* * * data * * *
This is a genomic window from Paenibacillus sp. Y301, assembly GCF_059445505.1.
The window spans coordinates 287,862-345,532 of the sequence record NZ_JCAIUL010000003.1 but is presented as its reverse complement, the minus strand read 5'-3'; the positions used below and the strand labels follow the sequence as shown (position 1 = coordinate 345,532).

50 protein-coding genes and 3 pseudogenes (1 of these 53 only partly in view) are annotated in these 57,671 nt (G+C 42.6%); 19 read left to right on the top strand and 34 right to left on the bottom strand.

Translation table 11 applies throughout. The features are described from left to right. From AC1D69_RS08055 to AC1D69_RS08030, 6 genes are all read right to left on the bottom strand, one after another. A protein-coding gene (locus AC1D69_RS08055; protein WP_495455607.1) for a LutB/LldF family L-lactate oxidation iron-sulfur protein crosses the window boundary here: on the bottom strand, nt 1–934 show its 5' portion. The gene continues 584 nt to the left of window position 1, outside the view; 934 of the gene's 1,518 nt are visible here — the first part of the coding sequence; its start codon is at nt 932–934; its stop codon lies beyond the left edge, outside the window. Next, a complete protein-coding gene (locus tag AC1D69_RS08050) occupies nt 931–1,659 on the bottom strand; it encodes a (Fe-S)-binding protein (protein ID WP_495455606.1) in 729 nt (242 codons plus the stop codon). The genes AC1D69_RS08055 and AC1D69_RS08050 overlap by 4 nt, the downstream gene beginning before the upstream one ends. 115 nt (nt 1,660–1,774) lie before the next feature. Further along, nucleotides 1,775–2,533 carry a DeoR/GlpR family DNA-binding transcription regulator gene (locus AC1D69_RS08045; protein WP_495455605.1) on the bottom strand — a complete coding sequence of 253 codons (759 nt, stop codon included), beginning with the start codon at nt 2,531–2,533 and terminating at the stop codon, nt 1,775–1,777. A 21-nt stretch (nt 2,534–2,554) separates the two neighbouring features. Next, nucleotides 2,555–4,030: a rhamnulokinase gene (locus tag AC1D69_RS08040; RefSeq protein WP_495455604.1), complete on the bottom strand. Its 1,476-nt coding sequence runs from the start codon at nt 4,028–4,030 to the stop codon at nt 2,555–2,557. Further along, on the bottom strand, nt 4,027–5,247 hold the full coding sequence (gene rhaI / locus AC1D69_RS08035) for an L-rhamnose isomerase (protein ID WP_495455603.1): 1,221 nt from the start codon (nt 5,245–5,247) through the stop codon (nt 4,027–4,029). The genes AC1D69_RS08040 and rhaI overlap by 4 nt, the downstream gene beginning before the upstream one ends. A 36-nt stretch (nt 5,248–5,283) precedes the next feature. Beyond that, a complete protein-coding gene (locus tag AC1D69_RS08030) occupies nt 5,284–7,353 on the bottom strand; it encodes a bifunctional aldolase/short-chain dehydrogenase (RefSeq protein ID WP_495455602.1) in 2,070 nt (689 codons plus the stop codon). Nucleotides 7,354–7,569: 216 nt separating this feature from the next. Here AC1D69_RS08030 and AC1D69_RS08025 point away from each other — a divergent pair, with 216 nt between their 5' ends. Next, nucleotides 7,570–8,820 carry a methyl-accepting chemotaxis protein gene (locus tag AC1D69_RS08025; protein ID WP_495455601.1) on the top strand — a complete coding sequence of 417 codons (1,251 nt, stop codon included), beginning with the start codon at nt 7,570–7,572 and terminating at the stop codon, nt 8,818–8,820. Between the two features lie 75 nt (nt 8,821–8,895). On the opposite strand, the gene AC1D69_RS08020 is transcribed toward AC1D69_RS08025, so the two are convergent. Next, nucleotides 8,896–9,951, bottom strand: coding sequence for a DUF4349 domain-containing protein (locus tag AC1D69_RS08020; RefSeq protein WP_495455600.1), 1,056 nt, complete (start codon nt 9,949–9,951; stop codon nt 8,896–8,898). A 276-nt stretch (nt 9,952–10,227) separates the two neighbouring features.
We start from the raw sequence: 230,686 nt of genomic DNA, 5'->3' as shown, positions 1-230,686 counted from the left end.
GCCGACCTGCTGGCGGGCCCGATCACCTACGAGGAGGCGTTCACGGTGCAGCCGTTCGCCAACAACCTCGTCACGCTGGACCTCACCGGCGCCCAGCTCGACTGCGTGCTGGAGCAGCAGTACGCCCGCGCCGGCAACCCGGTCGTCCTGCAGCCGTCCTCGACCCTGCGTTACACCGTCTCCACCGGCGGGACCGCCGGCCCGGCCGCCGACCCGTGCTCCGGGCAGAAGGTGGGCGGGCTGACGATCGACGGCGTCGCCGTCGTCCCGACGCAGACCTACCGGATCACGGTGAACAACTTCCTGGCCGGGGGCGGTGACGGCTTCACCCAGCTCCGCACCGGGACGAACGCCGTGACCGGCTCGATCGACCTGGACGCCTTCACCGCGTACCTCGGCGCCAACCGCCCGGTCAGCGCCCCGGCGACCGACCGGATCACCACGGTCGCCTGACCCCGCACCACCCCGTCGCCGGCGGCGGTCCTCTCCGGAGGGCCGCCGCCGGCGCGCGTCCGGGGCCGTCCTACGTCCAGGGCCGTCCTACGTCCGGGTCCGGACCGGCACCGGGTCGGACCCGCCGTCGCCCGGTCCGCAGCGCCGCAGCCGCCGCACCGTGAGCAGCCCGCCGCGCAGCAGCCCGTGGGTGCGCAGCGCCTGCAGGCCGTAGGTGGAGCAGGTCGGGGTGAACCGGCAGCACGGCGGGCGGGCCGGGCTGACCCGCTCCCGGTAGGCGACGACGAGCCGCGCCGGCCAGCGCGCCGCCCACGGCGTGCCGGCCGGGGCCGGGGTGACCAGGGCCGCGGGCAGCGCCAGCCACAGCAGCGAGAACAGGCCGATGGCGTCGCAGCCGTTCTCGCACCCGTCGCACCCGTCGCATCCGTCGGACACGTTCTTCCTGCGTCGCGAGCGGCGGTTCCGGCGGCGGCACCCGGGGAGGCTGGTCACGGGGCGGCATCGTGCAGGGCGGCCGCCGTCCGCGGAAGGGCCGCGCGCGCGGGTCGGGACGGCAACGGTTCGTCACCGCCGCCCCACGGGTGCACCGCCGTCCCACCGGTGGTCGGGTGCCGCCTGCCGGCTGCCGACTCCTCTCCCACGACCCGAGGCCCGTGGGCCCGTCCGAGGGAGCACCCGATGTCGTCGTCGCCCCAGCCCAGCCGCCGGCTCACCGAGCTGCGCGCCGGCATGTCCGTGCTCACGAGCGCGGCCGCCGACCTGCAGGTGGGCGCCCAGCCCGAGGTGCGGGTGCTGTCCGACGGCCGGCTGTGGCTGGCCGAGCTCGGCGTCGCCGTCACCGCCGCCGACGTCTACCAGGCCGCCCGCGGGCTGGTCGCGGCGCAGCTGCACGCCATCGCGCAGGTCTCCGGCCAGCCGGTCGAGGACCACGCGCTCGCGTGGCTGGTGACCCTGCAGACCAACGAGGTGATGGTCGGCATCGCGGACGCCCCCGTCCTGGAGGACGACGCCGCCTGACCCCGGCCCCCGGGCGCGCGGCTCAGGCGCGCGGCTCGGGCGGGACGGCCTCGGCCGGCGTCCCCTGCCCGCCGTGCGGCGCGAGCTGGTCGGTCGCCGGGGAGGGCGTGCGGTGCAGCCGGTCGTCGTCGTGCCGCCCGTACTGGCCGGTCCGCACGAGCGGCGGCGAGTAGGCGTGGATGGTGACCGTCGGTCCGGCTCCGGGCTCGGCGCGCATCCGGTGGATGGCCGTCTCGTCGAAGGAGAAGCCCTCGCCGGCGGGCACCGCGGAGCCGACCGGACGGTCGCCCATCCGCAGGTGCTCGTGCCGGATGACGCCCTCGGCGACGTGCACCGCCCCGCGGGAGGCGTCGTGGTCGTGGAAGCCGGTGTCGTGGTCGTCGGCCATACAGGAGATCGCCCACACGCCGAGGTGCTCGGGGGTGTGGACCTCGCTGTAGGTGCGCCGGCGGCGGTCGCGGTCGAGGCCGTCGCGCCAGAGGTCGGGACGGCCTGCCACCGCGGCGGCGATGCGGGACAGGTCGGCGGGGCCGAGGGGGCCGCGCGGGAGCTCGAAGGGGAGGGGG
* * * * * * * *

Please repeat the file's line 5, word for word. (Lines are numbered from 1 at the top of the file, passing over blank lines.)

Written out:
We start from the raw sequence: 230,686 nt of genomic DNA, 5'->3' as shown, positions 1-230,686 counted from the left end.